Hormonal vs. Non-Hormonal Birth Control
Clinically reviewed by Cindy Richardson, CMPE, Practice Manager, BHMG OBGYN
Controlling if or when you become pregnant is vital to your health. It also affects the baby you conceive, your partner, and your family. Consequently, it’s essential to understand the different birth control options available.
Categories of Birth ControlThere are two main categories of birth control: hormonal and non-hormonal.
How hormonal birth control worksHormonal birth control uses synthetic hormones like estrogen and progestin the body produces naturally. One or both hormones can be used to affect the body in three ways.
First, they prevent ovulation (the release of eggs from the ovaries). Second, they thicken mucus on the cervix, making it difficult for sperm to reach the point where conception would occur if an egg were present. And third, these hormones change the uterus lining, making it hard for a fertilized egg to implant as it should.
The combination of these actions significantly reduces the risk of becoming pregnant. However, it’s important to note that hormonal birth control doesn’t prevent sexually transmitted infections (STIs), including HIV.
How non-hormonal birth control worksNon-hormonal birth control methods reduce the risk of pregnancy in ways that don’t affect a woman’s hormones. They include devices that prevent sperm from reaching eggs and chemicals that kill sperm.
Some non-hormonal birth control methods, like condoms, also decrease the risk of STI transmission.
Benefits and Drawbacks of Different Birth Control MethodsHormonal and non-hormonal birth control methods both have benefits and drawbacks. Depending on the type of hormonal birth control used, the benefits can include the following:
- Reduced or eliminated periods, including less cramping and bleeding
- Reduced pain during ovulation
- No interruption of foreplay or intercourse
- Possible reduced risk of several conditions, including pelvic inflammatory disease (PID), fibrocystic breast changes, ovarian cysts, ectopic pregnancy, ovarian cancer, and endometrial cancer
- Reduced symptoms of premenstrual dysphoric disorder (PMDD)
- Available in forms like patches and vaginal rings that don’t require daily pills
- Potential reduction in acne
Drawbacks of hormonal birth control include:
- Doesn’t prevent disease transmission
- May not be as effective when taken with certain medications
- If used in pill form, pills must be taken daily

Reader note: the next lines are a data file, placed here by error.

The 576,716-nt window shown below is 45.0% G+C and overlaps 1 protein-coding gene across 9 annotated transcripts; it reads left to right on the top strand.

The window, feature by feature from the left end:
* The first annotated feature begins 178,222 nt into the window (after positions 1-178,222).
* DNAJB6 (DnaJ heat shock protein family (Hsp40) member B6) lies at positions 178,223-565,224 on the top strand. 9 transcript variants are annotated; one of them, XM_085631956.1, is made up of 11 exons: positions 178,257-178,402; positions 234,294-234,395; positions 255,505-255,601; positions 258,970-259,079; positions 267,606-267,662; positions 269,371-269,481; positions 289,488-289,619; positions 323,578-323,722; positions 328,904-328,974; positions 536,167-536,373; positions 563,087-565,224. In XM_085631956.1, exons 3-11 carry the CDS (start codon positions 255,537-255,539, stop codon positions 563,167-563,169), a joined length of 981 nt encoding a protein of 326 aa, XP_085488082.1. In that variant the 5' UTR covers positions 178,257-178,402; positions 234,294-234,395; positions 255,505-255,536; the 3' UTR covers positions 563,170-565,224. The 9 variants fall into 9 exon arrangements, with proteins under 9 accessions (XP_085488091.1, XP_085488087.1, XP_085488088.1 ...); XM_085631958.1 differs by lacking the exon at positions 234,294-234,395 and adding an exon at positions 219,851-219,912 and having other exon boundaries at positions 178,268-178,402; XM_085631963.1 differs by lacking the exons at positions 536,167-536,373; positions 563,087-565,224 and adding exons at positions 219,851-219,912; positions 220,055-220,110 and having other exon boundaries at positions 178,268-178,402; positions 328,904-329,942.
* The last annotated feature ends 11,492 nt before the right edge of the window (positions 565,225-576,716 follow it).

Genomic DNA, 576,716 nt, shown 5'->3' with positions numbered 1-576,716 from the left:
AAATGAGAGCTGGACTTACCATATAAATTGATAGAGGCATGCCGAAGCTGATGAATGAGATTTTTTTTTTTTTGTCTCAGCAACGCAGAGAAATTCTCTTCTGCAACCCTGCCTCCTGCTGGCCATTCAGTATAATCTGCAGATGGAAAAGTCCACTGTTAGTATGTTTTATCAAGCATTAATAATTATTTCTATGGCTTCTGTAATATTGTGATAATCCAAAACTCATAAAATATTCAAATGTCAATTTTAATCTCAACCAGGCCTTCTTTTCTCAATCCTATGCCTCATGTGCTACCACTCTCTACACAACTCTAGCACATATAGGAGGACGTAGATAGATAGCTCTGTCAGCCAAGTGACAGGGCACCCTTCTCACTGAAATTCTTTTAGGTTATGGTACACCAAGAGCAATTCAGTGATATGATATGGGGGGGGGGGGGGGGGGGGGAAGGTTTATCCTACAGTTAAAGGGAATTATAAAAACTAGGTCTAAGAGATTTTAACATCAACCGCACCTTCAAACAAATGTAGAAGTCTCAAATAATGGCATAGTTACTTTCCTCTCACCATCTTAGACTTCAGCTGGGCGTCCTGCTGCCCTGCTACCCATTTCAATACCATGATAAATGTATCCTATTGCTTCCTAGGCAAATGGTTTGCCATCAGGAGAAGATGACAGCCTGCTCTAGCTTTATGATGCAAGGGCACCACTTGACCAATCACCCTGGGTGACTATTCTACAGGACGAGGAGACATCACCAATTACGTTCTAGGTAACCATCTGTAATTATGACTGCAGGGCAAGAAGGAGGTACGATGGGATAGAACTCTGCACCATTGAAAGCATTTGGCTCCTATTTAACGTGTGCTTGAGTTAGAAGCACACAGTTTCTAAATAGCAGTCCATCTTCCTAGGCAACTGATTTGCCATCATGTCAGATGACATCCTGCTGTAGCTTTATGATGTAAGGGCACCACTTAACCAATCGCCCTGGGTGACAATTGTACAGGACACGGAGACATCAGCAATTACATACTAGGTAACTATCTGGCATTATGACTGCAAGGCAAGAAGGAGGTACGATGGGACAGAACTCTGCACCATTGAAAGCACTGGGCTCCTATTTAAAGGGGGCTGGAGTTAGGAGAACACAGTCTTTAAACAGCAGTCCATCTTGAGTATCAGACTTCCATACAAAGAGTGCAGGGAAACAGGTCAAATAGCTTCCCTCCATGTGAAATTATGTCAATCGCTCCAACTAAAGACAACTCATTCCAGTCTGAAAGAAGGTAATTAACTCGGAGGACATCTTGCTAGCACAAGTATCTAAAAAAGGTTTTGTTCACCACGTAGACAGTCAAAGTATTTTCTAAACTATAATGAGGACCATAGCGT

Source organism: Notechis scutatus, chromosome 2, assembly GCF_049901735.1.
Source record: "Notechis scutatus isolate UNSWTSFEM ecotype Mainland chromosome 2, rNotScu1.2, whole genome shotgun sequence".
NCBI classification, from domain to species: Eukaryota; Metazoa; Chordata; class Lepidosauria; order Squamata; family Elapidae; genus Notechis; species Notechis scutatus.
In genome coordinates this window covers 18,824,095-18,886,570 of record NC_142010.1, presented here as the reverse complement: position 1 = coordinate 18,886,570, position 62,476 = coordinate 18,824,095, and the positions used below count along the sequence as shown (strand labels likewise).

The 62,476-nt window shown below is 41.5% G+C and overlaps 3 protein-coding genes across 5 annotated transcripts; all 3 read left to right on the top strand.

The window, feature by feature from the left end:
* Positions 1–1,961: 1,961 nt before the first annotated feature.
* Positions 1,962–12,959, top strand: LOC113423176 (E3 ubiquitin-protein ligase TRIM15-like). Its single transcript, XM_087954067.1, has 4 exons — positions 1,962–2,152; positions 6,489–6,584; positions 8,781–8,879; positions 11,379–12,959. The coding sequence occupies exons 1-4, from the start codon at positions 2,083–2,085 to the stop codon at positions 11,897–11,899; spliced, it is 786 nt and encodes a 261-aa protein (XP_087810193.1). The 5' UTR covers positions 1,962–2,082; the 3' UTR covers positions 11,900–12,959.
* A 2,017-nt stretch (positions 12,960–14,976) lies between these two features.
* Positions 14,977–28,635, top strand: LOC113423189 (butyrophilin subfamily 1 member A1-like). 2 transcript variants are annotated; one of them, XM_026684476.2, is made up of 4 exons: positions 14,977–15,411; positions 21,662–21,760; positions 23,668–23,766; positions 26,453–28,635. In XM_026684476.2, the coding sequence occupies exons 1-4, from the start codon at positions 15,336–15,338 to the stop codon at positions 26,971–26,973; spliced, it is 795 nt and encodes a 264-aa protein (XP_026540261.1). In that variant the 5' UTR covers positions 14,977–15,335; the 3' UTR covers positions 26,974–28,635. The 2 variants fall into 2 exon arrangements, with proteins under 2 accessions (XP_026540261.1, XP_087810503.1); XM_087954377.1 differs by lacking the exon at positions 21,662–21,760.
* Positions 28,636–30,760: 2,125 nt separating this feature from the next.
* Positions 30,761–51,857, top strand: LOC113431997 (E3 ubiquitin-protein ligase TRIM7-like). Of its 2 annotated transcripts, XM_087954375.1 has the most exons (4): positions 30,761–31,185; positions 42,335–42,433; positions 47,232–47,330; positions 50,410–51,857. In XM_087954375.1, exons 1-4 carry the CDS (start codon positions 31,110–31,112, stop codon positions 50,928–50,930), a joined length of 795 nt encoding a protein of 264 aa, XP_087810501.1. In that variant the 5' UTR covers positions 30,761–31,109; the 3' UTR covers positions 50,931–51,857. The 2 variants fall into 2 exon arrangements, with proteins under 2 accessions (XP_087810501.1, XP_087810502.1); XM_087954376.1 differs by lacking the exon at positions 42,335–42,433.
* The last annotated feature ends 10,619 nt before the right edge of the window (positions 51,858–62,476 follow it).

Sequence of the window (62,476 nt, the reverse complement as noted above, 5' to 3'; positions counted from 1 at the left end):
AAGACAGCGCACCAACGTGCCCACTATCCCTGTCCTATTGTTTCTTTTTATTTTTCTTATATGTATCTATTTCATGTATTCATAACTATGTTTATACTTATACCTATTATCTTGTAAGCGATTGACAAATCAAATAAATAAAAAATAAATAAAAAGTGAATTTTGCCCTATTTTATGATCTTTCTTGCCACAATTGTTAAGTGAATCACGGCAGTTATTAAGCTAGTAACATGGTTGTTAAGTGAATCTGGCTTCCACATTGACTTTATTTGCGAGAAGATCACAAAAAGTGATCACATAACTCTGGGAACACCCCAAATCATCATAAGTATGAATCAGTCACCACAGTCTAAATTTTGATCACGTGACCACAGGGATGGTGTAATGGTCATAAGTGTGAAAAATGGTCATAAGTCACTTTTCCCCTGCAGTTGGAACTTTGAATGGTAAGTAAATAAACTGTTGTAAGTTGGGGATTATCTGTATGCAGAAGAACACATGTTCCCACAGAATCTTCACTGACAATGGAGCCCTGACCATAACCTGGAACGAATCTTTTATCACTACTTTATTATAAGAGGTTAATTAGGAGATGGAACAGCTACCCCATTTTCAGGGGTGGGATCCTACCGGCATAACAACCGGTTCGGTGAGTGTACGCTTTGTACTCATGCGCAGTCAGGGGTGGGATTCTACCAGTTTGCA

- Patches deliver more estrogen than pills and may increase the risk of blood clots in the lungs or legs
- Patches may irritate the skin and can be adversely affected by exposure to high heat or direct sunlight
For non-hormonal birth control, the pros include:
- Many options, including external condoms, diaphragms, etc.
- No hormonal side effects
- Some methods reduce the risk of STIs
- Can be used as needed
- Doesn’t affect the reproductive cycle
The cons of non-hormonal birth control include:
- Can interrupt foreplay and intercourse
- Some methods, like tubal ligation, can be expensive
- May allow conception if not used correctly and consistently
- Methods like abstaining on certain days of the menstrual cycle require behavioral changes
Types of Birth ControlThe good news for those not wanting to become pregnant is that many birth control options are available.
Hormonal birth controlHormonal birth control can be up to 99% effective in preventing pregnancy when used correctly. Methods include:
- Birth control pill. There are several different birth control pills, each with different types and proportions of hormones. You take pills daily.
- Patch. You apply patches to your skin weekly, and they gradually release hormones.
- Vaginal ring. You insert a ring into your vagina monthly, and it gradually releases hormones.
- Hormonal intrauterine device (IUD). Your healthcare provider inserts this device into your uterus, where it releases hormones. You can leave it in place for up to eight years.
- Injection. Your healthcare provider gives approximately four injections spaced throughout the year.
Non-hormonal birth controlNon-hormonal birth control effectiveness varies significantly, from around 99% for a copper IUD to 75% for a spermicide alone. Methods include:
- Male condom. A condom covers the penis and prevents sperm from entering your body.
- Diaphragm. You put this into your vagina to keep sperm from entering your uterus. A doctor must fit it for you, and you should use it with a spermicide.
- Spermicide. Most effective when used with another method, spermicides kill or paralyze sperm.
- Vaginal gel. This is a substance you put into your vagina before sex to change the pH level and keep sperm from moving into the reproductive canal. Like spermicides, vaginal gels should be used with other birth control methods.
- Copper IUD. This type of IUD is wrapped in copper, which creates an environment difficult for sperm survival. Your healthcare provider positions it in your uterus, and it can stay in place for up to 10 years. If fertilization occurs, the IUD also may keep the fertilized egg from attaching to the walls of the uterus.
- Female condom. This is a latex tube that you put into your vagina. It works like a male condom, preventing sperm from entering your uterus.
- Sponge. This foam device works like a diaphragm but also contains spermicide.
- Cervical cap. Your doctor fits this device. It goes over your cervix to prevent sperm from entering and should be used with a spermicide.
- Surgical sterilization. To prevent future pregnancies, men and women can undergo vasectomy or tubal ligation procedures, respectively.
- Natural family planning. This method involves tracking your menstrual cycle and avoiding sex when you’re fertile.
- Pull-out method. This method is when the man removes his penis from your vagina before he ejaculates.
- Abstinence. This means not having sexual intercourse.